Metal accumulation capacity in indigenous Alaska vegetation growing on military training lands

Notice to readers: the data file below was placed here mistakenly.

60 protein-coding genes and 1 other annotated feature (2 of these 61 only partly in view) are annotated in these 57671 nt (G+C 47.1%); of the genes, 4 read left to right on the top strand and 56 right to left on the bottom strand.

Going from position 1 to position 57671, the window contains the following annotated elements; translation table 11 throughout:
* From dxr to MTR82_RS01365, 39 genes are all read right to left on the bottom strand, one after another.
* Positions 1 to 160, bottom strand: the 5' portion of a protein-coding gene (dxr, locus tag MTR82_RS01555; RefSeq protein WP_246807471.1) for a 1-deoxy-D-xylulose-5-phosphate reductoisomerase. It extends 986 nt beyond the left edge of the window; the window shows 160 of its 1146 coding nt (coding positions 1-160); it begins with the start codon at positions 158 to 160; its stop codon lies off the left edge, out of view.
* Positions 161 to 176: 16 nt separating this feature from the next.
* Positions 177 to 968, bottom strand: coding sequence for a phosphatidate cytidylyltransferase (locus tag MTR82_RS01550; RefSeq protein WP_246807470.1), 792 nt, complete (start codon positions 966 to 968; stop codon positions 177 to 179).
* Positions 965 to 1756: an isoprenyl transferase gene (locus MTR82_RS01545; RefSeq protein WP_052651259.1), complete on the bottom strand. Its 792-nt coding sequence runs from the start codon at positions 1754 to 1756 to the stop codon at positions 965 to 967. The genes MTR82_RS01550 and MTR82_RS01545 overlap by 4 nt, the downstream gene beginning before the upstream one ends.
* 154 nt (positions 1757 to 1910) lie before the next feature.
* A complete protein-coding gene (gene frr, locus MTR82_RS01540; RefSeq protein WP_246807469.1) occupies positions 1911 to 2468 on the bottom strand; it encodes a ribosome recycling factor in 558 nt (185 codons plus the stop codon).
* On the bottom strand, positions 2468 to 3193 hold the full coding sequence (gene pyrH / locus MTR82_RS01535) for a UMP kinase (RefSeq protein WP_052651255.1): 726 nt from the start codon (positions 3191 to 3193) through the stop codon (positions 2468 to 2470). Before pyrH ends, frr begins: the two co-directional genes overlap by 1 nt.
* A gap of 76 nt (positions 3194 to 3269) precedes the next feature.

Permafrost thawing could increase soil contaminant mobilization in the environment. Our objective was to quantify metal accumulation capacities for plant species and functional groups common to Alaskan military training ranges where elevated soil metal concentrations were likely to occur. Plant species across multiple military training range sites were collected. Metal content in shoots and roots was compared to soil metal concentrations to calculate bioconcentration and translocation factors. On average, grasses accumulated greater concentrations of Cr, Cu, Ni, Pb, Sb, and Zn relative to forbs or shrubs, and bioconcentrated greater concentrations of Ni and Pb. Shrubs bioconcentrated greater concentrations of Sb. Translocation to shoots was greatest among the forbs. Three native plants were identified as candidate species for use in metal phytostabilization applications. Elymus macrourus, a grass, bioconcentrated substantial concentrations of Cu, Pb, and Zn in roots with low translocation to shoots. Elaeagnus commutata, a shrub, bioconcentrated the greatest amounts of Sb, Ni, and Cr, with a low translocation factor. Solidago decumbens bioconcentrated the greatest amount of Sb among the forbs and translocated the least amount of metals. A combination of forb, shrub, and grass will likely enhance phytostabilization of heavy metals in interior Alaska soils through increased functional group diversity.